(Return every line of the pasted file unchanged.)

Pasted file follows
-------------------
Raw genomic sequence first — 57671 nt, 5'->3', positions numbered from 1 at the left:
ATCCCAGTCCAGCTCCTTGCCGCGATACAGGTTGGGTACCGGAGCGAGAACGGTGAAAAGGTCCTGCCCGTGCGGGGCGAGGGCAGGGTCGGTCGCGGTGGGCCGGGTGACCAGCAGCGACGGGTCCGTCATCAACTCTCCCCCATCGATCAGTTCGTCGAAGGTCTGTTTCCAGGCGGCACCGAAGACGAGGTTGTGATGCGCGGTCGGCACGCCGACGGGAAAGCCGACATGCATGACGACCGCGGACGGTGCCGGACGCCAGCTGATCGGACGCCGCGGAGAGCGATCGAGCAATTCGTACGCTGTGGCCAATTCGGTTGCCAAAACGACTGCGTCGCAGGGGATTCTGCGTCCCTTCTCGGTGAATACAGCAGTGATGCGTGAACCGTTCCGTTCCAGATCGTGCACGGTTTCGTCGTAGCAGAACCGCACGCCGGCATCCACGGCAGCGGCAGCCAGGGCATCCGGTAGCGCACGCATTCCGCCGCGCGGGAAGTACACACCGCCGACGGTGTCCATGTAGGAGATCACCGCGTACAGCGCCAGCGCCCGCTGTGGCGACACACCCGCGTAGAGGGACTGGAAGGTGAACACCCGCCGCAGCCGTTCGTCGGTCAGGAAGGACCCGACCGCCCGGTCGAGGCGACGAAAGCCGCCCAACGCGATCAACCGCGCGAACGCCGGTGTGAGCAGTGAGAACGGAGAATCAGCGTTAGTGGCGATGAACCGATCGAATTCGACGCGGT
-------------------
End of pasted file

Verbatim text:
Raw genomic sequence first — 57671 nt, 5'->3', positions numbered from 1 at the left:
ATCCCAGTCCAGCTCCTTGCCGCGATACAGGTTGGGTACCGGAGCGAGAACGGTGAAAAGGTCCTGCCCGTGCGGGGCGAGGGCAGGGTCGGTCGCGGTGGGCCGGGTGACCAGCAGCGACGGGTCCGTCATCAACTCTCCCCCATCGATCAGTTCGTCGAAGGTCTGTTTCCAGGCGGCACCGAAGACGAGGTTGTGATGCGCGGTCGGCACGCCGACGGGAAAGCCGACATGCATGACGACCGCGGACGGTGCCGGACGCCAGCTGATCGGACGCCGCGGAGAGCGATCGAGCAATTCGTACGCTGTGGCCAATTCGGTTGCCAAAACGACTGCGTCGCAGGGGATTCTGCGTCCCTTCTCGGTGAATACAGCAGTGATGCGTGAACCGTTCCGTTCCAGATCGTGCACGGTTTCGTCGTAGCAGAACCGCACGCCGGCATCCACGGCAGCGGCAGCCAGGGCATCCGGTAGCGCACGCATTCCGCCGCGCGGGAAGTACACACCGCCGACGGTGTCCATGTAGGAGATCACCGCGTACAGCGCCAGCGCCCGCTGTGGCGACACACCCGCGTAGAGGGACTGGAAGGTGAACACCCGCCGCAGCCGTTCGTCGGTCAGGAAGGACCCGACCGCCCGGTCGAGGCGACGAAAGCCGCCCAACGCGATCAACCGCGCGAACGCCGGTGTGAGCAGTGAGAACGGAGAATCAGCGTTAGTGGCGATGAACCGATCGAATTCGACGCGGT